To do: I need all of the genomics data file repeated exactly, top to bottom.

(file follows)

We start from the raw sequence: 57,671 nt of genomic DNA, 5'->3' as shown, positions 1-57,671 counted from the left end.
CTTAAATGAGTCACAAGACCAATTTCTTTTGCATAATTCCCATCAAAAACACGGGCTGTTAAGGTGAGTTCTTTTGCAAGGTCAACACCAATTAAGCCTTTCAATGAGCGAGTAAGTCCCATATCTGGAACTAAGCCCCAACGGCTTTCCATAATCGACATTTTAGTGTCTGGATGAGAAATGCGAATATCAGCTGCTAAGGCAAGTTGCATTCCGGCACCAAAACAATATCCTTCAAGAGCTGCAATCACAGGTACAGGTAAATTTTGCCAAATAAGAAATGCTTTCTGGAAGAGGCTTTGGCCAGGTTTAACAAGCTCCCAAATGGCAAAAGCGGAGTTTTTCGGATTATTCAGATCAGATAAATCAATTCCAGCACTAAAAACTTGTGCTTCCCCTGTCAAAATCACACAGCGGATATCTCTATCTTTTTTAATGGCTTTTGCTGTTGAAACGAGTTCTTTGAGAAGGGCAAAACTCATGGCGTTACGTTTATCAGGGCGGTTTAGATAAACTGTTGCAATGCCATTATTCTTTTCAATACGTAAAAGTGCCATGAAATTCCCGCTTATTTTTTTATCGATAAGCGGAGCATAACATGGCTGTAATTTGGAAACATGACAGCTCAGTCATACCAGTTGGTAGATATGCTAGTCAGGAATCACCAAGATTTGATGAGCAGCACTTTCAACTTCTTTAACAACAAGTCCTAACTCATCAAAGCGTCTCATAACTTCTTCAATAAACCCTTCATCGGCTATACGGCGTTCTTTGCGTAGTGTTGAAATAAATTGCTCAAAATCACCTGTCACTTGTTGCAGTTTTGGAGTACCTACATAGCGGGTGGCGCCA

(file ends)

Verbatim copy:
We start from the raw sequence: 57,671 nt of genomic DNA, 5'->3' as shown, positions 1-57,671 counted from the left end.
CTTAAATGAGTCACAAGACCAATTTCTTTTGCATAATTCCCATCAAAAACACGGGCTGTTAAGGTGAGTTCTTTTGCAAGGTCAACACCAATTAAGCCTTTCAATGAGCGAGTAAGTCCCATATCTGGAACTAAGCCCCAACGGCTTTCCATAATCGACATTTTAGTGTCTGGATGAGAAATGCGAATATCAGCTGCTAAGGCAAGTTGCATTCCGGCACCAAAACAATATCCTTCAAGAGCTGCAATCACAGGTACAGGTAAATTTTGCCAAATAAGAAATGCTTTCTGGAAGAGGCTTTGGCCAGGTTTAACAAGCTCCCAAATGGCAAAAGCGGAGTTTTTCGGATTATTCAGATCAGATAAATCAATTCCAGCACTAAAAACTTGTGCTTCCCCTGTCAAAATCACACAGCGGATATCTCTATCTTTTTTAATGGCTTTTGCTGTTGAAACGAGTTCTTTGAGAAGGGCAAAACTCATGGCGTTACGTTTATCAGGGCGGTTTAGATAAACTGTTGCAATGCCATTATTCTTTTCAATACGTAAAAGTGCCATGAAATTCCCGCTTATTTTTTTATCGATAAGCGGAGCATAACATGGCTGTAATTTGGAAACATGACAGCTCAGTCATACCAGTTGGTAGATATGCTAGTCAGGAATCACCAAGATTTGATGAGCAGCACTTTCAACTTCTTTAACAACAAGTCCTAACTCATCAAAGCGTCTCATAACTTCTTCAATAAACCCTTCATCGGCTATACGGCGTTCTTTGCGTAGTGTTGAAATAAATTGCTCAAAATCACCTGTCACTTGTTGCAGTTTTGGAGTACCTACATAGCGGGTGGCGCCA